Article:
Chapter 2 Comparing Means among Three or More Groups of Numbers:
Analysis of Variance

(back to table of contents; back to stats page)

INTRODUCTION
The t-Test allows comparison of the means of two groups of numbers. However, in some cases it's useful to compare the means of three or more groups of numbers. Here the question is whether there is a significant difference among the means of the different groups. (The word "among" is used instead of the word "between" when the comparison involves more than two groups.) In these cases an Analysis of Variance (Anova) is required. Throughout this chapter, Anova refers to one-way Anova where only one independent variable is considered (see end of chapter for discussion on other types of Anova).


BACKGROUND EXAMPLE

Imagine you are a researcher in charge of a captive breeding program for an endangered butterfly. It turns out that the caterpillars of this butterfly, the cabbage white, feed on the leaves of plants in the mustard family. You are trying to figure out the most efficient way to raise these caterpillars in captivity and you set up an experiment to compare broccoli, cabbage and wild mustard as food for the caterpillars.

In your experiment, you raise caterpillars in your greenhouse in groups of 100 in ten different patches of broccoli, cabbage and wild mustard. For each patch, you count the number of caterpillars that survive to pupation (when they make their chrysalis) and calculate a percent survival in each patch. Table 2.1 shows the data from this experiment. A spreadsheet with these data can be found here.


Table 2.1. Percent survival of cabbage white butterflies raised on broccoli, cabbage and wild mustard.


Research Question: Is there a significant difference among the three diets in the survival rate of caterpillars to pupation?

If one of these food plants results in higher survival rates, it may be the best option for the breeding program. In order to answer your question, it makes sense to describe and graph the data, then perform an Analysis of Variance to determine whether there is a significant difference among the mean survival rates for the three diets.


ENTERING AND DESCRIBING THE DATA

See Chapter 1 for detailed directions on how to enter data and use formulas to calculate basic descriptive statistics (Table 1.4 should be particularly useful). Table 2.2 shows the raw data for the caterpillar diet experiment along with corresponding descriptive statistics.


Table 2.2. Raw data and descriptive statistics for data from the caterpillar diet experiment.


As shown in Table 2.2, the mean survival rates for caterpillars raised on broccoli and cabbage are very similar (79.6% and 79.4%), but the mean survival rate on wild mustard is greater (87.3%). Also, the maximum and minimum survival rates for wild mustard are greater than those for broccoli and cabbage. However, the ranges are large (23, 21 and 22), and there is a fair amount of overlap in the three groups of numbers. The next step in understanding any possible effects of diet on survival rate is to graph the data.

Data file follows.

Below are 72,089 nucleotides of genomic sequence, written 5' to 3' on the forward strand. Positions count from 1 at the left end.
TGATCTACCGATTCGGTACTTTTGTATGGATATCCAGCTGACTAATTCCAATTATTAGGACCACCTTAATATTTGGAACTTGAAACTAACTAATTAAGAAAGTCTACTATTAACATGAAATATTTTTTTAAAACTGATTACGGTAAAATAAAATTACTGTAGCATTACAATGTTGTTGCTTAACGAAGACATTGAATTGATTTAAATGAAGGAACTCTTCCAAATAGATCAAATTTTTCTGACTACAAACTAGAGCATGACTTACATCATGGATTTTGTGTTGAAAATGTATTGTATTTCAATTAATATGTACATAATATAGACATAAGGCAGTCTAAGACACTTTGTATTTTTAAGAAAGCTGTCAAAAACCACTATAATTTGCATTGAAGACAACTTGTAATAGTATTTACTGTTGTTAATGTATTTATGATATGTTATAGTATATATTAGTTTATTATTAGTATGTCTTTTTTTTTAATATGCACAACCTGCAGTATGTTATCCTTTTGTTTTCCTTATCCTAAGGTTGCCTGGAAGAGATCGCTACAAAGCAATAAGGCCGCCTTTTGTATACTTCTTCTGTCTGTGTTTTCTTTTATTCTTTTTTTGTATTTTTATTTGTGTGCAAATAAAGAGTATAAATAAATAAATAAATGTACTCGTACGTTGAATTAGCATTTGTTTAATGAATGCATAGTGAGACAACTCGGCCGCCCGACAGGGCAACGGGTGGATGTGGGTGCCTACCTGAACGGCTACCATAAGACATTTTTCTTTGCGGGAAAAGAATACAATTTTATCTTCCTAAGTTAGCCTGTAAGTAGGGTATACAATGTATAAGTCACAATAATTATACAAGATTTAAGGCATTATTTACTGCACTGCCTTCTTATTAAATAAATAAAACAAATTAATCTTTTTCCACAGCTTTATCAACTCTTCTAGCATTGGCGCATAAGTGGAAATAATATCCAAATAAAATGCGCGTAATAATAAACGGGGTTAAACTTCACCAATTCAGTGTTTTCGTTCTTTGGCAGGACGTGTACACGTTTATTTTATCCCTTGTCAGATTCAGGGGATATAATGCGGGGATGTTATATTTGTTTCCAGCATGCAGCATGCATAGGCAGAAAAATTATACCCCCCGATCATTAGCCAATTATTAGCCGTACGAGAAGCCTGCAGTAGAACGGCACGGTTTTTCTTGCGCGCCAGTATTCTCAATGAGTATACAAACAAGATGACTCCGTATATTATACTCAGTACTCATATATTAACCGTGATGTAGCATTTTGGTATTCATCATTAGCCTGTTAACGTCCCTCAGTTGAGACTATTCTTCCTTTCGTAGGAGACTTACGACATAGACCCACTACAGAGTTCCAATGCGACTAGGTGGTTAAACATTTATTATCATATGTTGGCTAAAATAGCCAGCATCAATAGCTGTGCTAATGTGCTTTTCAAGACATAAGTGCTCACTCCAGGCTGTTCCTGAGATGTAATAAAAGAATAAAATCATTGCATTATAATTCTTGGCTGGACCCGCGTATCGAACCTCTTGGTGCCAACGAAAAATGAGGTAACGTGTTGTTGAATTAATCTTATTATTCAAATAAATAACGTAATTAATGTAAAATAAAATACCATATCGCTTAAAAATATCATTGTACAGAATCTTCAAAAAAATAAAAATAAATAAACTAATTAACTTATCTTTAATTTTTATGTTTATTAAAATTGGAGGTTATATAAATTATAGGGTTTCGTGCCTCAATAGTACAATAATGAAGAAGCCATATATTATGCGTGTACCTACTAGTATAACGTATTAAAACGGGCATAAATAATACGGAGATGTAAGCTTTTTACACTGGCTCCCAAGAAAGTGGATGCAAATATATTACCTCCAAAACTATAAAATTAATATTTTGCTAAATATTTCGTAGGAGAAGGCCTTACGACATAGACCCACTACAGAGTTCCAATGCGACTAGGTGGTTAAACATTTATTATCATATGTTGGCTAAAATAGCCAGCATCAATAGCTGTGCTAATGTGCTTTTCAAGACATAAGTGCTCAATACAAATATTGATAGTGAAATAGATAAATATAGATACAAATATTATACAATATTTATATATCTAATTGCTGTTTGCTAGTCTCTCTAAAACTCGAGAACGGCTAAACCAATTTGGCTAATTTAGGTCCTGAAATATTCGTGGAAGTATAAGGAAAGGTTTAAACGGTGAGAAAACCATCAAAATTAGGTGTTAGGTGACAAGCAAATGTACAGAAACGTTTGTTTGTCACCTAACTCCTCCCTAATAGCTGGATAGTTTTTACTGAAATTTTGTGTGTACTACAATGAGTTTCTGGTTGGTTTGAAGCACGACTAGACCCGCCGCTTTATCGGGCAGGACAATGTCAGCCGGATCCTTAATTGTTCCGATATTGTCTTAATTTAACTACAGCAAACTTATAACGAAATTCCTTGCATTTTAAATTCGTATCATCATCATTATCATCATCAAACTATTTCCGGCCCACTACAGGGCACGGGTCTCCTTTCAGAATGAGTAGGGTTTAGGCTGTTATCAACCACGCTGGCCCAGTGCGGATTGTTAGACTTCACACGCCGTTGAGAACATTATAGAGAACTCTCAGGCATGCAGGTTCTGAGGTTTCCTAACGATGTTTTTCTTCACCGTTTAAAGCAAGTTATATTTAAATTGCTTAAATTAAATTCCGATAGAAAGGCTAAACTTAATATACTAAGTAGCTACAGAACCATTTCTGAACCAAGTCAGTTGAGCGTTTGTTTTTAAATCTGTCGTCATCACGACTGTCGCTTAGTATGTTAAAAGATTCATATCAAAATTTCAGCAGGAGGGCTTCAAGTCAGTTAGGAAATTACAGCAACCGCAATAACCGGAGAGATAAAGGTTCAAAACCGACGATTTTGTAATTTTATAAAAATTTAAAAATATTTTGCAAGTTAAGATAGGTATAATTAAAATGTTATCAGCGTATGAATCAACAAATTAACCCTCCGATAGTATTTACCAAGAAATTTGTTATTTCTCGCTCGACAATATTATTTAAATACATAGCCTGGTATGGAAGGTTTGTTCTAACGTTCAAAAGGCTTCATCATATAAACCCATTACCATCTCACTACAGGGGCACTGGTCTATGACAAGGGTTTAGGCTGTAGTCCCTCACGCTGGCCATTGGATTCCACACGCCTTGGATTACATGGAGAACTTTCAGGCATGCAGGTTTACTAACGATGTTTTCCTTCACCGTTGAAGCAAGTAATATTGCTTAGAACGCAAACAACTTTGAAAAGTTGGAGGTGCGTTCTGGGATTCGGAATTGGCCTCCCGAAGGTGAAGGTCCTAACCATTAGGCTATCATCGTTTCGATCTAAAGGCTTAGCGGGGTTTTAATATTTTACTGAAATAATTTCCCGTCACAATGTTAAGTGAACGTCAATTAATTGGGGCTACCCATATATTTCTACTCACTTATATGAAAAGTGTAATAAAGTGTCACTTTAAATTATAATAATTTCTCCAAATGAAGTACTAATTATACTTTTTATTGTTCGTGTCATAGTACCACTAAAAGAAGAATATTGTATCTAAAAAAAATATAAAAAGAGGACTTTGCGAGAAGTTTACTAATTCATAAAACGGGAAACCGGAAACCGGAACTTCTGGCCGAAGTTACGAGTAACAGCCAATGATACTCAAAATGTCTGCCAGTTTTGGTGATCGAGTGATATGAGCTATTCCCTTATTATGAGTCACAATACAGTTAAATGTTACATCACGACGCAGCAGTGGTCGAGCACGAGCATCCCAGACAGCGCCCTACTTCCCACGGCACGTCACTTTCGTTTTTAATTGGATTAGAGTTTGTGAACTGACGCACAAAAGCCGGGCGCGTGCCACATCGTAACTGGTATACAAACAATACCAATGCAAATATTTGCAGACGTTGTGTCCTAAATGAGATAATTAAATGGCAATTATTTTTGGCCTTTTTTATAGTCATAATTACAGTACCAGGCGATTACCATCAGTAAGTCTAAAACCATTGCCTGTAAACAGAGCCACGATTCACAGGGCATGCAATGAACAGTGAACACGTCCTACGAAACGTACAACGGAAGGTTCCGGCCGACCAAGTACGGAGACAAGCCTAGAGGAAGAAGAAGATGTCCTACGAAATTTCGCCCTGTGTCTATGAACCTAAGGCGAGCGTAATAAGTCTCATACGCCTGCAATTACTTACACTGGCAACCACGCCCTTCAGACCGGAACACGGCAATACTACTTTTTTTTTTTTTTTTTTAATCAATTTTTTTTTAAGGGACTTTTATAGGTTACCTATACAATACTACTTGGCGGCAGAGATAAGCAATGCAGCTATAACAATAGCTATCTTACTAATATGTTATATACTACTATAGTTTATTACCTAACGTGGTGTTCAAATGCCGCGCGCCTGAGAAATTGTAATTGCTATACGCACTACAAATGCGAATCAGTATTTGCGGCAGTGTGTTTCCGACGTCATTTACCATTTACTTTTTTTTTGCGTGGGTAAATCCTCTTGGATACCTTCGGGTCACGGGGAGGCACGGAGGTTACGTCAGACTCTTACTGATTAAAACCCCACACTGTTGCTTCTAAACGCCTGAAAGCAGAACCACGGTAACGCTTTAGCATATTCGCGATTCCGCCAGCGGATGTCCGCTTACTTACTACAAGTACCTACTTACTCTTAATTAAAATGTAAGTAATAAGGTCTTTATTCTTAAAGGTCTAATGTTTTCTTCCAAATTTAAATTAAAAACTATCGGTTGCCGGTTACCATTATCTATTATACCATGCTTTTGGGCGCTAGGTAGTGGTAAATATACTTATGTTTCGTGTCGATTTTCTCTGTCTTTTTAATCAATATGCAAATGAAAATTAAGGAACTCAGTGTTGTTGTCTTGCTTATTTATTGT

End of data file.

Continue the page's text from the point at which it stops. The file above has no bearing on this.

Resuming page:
GRAPHING THE DATA

Table 2.3 shows how the caterpillar survival data must be entered in order to graph these data and to add mean values to the scatterplot. Here are detailed directions for making this type of graph (as shown in Figure 2.1 below).


Table 2.3. Data from the caterpillar diet experiment entered in the correct form for making a scatterplot that shows mean values. Category 1 corresponds to broccoli, category 2 to cabbage and category 3 to wild mustard.





Figure 2.1. Scatterplot showing the raw data from the caterpillar diet experiment along with the mean survival rate to pupation for each diet type.


Interpreting Your Scatterplot
Once you've created a scatterplot that includes mean values, it should be easier to interpret your data. As we discussed earlier when interpreting Table 2.2, the mean value, and the maximum and minimum values for the wild mustard diet are all greater than the corresponding values for the other two diets. Also, there is a fair amount of "spread" in the data as revealed by the relatively large range within each group. However, the scatterplot in Figure 2.1 reveals some additional information. Almost all of the survival rates for caterpillars raised on broccoli and cabbage are less than the mean survival rate for those raised on wild mustard. Likewise, almost all of the survival rates for caterpillars raised on wild mustard are greater than the means for broccoli and cabbage. So perhaps survival rate is significantly greater on wild mustard than on the other two plants. In order to confirm this, we need to do an analysis of variance.


TESTING THE DATA

An Analysis of Variance (Anova) is used to determine whether there is a statistically significant difference among the means of three or more groups of numbers. In the caterpillar example, Anova will allow us to test whether there's a significant difference in the survival rate among the three caterpillar diets.

In order to use MS Excel to do an Anova, the data must be entered as shown in Table 2.1. These directions will describe how to do the Anova and format your table.


Table 2.4. Table showing the MS Excel output from an Anova on the caterpillar survival data.


Table 2.5. Example of a formatted table showing the Anova output that should be included in a talk or paper.



Interpreting Your Output
Table 2.5 above includes the minimum information that should be reported for an Anova. It includes the values you will need to determine whether the results show statistical significance as well as additional information that is helpful in understanding how an Anova works.

The Essentials